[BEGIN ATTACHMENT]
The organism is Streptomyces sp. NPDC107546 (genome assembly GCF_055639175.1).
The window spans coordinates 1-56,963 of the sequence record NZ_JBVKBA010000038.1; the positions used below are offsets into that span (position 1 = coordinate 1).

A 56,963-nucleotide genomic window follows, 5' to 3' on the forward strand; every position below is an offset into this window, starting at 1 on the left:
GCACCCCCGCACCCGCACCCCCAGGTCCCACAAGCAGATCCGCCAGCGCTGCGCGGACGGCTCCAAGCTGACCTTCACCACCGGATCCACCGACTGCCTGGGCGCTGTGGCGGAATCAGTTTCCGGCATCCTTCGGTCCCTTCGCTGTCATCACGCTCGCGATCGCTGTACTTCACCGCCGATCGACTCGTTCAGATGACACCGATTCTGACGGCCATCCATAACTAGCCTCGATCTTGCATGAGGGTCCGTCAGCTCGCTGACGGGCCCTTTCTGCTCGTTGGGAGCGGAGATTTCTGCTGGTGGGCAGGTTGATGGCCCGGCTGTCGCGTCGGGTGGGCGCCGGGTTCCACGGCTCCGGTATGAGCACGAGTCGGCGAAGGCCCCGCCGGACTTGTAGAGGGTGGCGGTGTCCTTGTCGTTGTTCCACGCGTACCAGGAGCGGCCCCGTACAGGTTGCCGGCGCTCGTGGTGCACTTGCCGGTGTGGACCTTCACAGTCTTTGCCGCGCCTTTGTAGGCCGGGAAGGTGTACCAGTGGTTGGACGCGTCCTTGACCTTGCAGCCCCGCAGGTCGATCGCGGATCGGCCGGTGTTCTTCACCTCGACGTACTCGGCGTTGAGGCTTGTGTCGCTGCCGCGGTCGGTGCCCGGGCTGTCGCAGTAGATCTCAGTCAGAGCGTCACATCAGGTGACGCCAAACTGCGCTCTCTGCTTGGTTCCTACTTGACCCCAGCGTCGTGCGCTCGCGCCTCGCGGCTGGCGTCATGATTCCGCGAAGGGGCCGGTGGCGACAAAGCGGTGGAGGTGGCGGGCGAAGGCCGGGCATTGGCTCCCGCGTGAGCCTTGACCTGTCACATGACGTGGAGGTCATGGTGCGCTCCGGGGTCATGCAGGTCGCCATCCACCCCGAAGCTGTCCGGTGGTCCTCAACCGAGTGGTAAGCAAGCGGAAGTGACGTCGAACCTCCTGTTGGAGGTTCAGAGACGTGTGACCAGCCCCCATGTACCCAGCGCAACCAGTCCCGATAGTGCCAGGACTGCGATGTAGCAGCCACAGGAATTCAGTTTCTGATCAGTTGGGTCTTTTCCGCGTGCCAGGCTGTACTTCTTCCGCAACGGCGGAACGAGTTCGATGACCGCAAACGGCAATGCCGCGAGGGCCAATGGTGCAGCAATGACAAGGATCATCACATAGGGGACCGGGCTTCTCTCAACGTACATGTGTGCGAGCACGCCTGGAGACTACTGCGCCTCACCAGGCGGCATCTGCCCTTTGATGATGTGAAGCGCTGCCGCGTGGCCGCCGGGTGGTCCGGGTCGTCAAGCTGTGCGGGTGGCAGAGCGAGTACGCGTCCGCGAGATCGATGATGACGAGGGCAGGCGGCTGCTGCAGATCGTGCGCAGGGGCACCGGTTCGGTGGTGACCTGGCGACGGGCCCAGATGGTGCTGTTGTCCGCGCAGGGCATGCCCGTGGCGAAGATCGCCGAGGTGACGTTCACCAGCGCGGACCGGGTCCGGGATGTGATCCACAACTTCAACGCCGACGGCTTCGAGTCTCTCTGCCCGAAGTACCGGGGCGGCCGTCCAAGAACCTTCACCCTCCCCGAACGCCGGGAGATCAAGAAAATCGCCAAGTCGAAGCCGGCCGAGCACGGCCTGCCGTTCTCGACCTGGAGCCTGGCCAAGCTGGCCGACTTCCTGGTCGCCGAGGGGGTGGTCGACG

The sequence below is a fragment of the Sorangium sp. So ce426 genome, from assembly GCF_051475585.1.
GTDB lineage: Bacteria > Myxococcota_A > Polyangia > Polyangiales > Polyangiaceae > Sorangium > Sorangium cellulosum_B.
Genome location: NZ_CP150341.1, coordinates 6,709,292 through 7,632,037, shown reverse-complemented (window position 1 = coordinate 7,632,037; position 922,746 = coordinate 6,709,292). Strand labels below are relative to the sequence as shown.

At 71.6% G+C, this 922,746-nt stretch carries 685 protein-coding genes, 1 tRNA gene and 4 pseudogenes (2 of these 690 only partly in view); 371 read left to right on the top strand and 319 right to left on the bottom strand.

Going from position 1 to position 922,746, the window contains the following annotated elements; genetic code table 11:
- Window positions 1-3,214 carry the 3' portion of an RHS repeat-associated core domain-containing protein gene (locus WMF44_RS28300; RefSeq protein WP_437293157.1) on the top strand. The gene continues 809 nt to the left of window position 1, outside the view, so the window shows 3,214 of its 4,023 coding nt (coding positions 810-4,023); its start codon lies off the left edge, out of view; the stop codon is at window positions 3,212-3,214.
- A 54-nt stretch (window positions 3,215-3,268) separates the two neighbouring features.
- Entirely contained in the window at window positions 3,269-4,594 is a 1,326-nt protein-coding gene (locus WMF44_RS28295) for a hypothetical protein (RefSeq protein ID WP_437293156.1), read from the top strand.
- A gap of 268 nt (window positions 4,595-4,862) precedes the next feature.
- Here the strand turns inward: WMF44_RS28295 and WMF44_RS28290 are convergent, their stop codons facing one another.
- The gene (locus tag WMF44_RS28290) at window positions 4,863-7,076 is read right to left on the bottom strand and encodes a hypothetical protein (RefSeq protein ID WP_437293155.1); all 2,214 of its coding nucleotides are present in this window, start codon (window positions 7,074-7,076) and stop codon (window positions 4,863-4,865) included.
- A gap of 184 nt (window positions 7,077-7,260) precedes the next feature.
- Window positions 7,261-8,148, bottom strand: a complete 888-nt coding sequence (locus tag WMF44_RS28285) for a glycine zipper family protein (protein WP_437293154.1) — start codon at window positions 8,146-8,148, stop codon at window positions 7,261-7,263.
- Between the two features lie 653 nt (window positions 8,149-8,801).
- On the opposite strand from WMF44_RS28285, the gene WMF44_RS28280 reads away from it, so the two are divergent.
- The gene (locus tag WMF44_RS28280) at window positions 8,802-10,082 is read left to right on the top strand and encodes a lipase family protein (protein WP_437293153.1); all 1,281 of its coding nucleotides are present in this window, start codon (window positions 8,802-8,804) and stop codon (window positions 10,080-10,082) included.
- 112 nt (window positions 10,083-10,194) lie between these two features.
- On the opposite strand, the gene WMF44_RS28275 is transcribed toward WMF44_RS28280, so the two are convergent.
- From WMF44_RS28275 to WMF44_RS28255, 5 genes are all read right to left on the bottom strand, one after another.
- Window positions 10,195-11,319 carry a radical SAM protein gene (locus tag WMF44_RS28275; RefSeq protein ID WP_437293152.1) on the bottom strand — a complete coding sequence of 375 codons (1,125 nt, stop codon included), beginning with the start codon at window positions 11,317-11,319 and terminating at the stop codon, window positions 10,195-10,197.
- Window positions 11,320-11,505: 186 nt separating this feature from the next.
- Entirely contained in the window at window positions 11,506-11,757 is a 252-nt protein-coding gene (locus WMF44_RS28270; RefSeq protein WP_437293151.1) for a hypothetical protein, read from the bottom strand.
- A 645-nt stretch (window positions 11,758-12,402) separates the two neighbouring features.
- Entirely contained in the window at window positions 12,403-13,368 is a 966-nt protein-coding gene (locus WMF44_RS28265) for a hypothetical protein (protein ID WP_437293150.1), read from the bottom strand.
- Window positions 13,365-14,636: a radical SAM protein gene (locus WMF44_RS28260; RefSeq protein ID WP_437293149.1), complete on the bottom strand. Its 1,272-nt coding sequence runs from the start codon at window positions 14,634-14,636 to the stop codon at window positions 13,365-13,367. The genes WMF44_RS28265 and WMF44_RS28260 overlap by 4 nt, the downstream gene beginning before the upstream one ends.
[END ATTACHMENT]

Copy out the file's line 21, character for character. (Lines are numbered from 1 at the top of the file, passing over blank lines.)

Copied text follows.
- 112 nt (window positions 10,083-10,194) lie between these two features.